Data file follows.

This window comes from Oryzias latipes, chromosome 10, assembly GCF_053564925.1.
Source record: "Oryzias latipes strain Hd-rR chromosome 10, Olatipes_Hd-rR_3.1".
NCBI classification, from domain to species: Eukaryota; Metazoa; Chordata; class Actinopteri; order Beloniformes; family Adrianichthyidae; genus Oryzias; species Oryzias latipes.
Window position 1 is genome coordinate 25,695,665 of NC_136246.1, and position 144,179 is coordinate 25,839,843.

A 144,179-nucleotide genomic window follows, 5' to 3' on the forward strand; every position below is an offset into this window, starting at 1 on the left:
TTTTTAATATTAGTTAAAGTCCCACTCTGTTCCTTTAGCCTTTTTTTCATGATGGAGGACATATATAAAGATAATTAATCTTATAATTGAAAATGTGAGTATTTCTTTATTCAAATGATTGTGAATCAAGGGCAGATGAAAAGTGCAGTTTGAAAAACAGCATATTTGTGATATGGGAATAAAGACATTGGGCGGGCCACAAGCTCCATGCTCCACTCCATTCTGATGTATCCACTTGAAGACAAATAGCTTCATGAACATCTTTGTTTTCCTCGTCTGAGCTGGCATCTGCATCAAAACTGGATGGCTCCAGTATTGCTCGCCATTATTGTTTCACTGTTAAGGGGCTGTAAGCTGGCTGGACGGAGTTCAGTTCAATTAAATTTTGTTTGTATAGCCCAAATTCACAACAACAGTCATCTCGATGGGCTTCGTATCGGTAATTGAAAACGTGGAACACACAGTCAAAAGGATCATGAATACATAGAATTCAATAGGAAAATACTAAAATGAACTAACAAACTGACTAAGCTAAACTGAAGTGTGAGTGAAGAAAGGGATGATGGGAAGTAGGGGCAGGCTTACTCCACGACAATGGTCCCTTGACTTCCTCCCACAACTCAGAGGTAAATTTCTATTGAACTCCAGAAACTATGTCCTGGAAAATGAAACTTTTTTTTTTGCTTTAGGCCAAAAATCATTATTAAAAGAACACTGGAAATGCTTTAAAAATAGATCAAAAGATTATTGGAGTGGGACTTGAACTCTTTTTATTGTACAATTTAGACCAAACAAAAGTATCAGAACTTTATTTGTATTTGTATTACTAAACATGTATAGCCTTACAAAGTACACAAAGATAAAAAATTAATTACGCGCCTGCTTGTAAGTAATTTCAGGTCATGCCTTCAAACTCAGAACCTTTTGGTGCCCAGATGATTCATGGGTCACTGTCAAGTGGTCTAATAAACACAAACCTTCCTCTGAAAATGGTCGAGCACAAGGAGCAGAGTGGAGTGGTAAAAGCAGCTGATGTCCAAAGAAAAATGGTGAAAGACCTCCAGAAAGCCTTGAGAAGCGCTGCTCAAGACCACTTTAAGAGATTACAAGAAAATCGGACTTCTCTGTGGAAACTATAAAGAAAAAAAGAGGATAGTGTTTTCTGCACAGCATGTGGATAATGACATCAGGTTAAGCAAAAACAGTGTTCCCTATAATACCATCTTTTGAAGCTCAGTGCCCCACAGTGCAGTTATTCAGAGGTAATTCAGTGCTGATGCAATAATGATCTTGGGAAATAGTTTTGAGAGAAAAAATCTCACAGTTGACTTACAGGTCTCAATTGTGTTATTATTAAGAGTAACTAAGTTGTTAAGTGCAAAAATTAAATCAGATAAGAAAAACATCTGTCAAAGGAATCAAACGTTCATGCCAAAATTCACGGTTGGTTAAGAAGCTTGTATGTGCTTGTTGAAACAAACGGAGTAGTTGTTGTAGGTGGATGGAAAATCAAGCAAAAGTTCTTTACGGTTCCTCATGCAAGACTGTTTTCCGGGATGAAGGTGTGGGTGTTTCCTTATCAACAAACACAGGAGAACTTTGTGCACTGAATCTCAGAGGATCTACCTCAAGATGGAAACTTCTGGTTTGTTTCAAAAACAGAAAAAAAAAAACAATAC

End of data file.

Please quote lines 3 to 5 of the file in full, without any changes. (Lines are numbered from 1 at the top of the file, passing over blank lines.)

NCBI classification, from domain to species: Eukaryota; Metazoa; Chordata; class Actinopteri; order Beloniformes; family Adrianichthyidae; genus Oryzias; species Oryzias latipes.
Window position 1 is genome coordinate 25,695,665 of NC_136246.1, and position 144,179 is coordinate 25,839,843.

A 144,179-nucleotide genomic window follows, 5' to 3' on the forward strand; every position below is an offset into this window, starting at 1 on the left: